Tuesday was Alberta’s deadliest days of the COVID-19 pandemic for Alberta.
The province announced 38 deaths due to the virus over the past 24 hours, most of which took place in Calgary and Edmonton. It was the highest number of deaths reported in one day, since there were 30 reported on Dec. 17.
There have been 1,345 deaths from the virus since the start of the pandemic.
Five of the new deaths announced Tuesday are in the Central zone. The most recent death in the zone was Jan. 11, a male in his 80s, linked to an outbreak at Seasons Camrose.
A male in his 50s and a female in her 90s died on Jan. 9. Two males in their 80s also died in the zone, one on Jan. 8 and the other on Jan. 10.
Two of the deaths were in Red Deer, two were in Camrose and one was in Sylvan Lake.
“These figures are not just numbers, they are lives. They involve somebody who was loved. My thoughts go out to everyone who is mourning the loss of a loved one, from any cause,” said Dr. Deena Hinshaw, Alberta’s chief medical officer of health.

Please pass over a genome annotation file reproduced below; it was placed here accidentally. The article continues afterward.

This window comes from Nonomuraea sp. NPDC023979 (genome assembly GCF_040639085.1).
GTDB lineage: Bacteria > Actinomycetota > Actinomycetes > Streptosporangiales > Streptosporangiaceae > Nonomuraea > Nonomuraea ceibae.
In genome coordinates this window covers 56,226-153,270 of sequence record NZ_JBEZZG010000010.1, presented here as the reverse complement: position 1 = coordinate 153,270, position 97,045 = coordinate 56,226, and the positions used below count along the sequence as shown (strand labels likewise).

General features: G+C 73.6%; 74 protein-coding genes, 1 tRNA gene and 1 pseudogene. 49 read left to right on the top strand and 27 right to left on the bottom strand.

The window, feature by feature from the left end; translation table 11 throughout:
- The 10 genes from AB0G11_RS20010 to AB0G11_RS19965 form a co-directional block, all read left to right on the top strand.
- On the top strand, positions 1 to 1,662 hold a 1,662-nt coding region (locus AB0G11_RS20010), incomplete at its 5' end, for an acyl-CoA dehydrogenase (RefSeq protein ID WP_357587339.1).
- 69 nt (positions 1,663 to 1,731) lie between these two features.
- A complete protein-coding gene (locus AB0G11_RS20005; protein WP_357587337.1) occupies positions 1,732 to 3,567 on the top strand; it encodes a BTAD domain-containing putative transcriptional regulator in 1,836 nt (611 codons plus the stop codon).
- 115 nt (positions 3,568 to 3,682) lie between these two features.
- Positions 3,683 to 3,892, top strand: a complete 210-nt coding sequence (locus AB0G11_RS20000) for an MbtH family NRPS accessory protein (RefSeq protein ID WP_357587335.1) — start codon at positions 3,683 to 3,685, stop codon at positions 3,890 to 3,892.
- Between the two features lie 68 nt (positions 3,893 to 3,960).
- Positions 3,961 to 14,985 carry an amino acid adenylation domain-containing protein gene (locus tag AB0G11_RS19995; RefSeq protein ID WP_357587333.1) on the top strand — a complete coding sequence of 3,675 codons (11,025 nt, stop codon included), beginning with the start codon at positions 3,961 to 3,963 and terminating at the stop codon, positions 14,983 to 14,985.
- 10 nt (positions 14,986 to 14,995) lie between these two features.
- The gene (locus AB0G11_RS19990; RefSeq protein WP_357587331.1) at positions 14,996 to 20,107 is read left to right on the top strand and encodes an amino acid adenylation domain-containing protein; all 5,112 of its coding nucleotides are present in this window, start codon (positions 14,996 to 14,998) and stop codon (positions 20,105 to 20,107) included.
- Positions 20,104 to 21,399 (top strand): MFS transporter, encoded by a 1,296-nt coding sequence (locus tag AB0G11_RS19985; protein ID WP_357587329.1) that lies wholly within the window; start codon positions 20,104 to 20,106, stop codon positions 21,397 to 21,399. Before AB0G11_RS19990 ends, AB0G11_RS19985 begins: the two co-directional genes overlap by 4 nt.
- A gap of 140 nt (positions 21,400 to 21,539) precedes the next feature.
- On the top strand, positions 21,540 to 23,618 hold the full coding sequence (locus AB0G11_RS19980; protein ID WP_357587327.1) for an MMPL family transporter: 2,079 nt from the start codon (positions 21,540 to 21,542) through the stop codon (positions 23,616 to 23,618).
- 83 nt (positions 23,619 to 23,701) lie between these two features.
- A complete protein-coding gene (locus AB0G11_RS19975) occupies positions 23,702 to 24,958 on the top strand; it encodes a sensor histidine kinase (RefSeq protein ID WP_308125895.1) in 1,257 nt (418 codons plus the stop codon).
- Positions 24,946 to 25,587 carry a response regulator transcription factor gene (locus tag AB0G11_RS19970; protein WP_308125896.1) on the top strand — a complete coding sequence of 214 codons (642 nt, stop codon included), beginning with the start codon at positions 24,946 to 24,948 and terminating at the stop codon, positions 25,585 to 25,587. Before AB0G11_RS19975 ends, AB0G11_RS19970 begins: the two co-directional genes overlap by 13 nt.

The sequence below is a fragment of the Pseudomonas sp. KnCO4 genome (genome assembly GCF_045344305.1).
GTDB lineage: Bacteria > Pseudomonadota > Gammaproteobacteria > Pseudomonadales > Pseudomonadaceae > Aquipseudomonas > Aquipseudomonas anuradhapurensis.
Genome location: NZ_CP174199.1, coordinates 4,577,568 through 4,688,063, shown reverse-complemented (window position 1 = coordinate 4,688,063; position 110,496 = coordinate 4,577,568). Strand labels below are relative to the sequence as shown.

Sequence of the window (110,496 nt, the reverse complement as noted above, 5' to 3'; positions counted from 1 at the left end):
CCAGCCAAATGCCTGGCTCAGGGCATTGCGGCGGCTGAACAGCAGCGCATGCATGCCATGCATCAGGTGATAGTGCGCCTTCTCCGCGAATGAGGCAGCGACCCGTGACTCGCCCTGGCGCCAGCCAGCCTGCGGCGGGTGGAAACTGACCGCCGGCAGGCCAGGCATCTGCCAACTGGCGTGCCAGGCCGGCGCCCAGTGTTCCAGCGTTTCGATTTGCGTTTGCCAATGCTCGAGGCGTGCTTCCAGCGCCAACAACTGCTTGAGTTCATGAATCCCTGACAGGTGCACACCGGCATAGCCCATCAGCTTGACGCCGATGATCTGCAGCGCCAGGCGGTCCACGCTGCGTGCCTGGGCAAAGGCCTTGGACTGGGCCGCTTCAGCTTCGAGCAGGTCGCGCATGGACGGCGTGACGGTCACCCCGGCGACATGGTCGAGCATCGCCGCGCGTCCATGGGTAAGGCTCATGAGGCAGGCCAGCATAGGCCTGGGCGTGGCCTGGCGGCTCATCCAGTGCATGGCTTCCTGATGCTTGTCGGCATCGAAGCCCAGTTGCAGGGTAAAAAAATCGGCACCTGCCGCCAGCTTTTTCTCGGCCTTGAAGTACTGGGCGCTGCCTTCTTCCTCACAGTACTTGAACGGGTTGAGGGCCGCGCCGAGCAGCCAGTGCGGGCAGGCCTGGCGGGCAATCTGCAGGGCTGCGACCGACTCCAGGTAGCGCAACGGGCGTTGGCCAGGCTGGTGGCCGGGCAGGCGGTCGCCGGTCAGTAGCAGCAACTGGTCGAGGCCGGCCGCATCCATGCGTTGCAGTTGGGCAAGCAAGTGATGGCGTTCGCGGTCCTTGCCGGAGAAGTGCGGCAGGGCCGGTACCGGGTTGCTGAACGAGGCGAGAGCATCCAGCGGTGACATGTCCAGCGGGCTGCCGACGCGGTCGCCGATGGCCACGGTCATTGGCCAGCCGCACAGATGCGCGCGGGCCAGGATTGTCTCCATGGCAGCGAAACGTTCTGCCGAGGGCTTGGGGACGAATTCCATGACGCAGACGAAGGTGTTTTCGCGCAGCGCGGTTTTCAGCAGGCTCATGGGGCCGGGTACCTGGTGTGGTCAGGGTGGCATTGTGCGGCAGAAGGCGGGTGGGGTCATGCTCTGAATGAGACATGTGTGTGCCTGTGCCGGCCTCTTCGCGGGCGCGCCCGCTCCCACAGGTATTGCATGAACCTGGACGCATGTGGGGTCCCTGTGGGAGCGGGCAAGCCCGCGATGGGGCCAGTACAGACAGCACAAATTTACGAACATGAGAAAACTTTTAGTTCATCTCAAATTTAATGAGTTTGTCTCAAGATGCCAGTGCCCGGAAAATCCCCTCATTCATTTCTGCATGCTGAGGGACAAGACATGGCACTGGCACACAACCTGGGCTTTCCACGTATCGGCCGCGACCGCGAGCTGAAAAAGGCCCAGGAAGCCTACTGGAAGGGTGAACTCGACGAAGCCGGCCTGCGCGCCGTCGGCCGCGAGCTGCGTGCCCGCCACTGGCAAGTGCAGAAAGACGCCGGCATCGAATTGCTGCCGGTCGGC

Hinshaw said she hopes 2021 will be less deadly than 2020, mostly because of the COVID-19 vaccine.
“It is critical that until we are able to offer that vaccine to everyone at that high risk, we continue to work together to protect them,” she said.
The province announced an additional 652 cases of COVID-19, with 9,300 tests completed over the past 24 hours with provincial positivity rate of 6.8 per cent.
As of Tuesday, there are 819 people in hospital, with 132 in the ICU.
Central zone has 1,394 active cases of the virus, with 84 people in hospital, including 16 in the ICU. There have been 62 deaths in the zone since the start of the pandemic.
Red Deer has 225 active cases of the virus and 12 deaths total. Red Deer County sits at 49 active cases and Lacombe County has 30 active. Lacombe has 34 active cases of COVID-19, Sylvan Lake has 31 active and Olds has 29 active.
Mountain View County sits at 22 active, Clearwater County has 12 active and Clearwater County has 73 active.
Camrose has 57 active cases and Camrose County sits at 15 active.
Ponoka County, County of Wetaskiwin and Wetaskiwin have 623 active cases of the virus.
Hinshaw added that while testing numbers have been low over the last few weeks, contact tracing has increased and only about 47 per cent of COVID-19 cases are coming from an unknown source. She said that number was as high as 80 per cent from Dec. 10-15.
She added that the province is continuing to prioritize high-priority cases of COVID-19 with its contact tracing and hopes in the near future, to be able to identify most cases within 24 hours.
“It is important to note that investigations into recent cases are still underway and identifying a source of exposure is complex,” she said.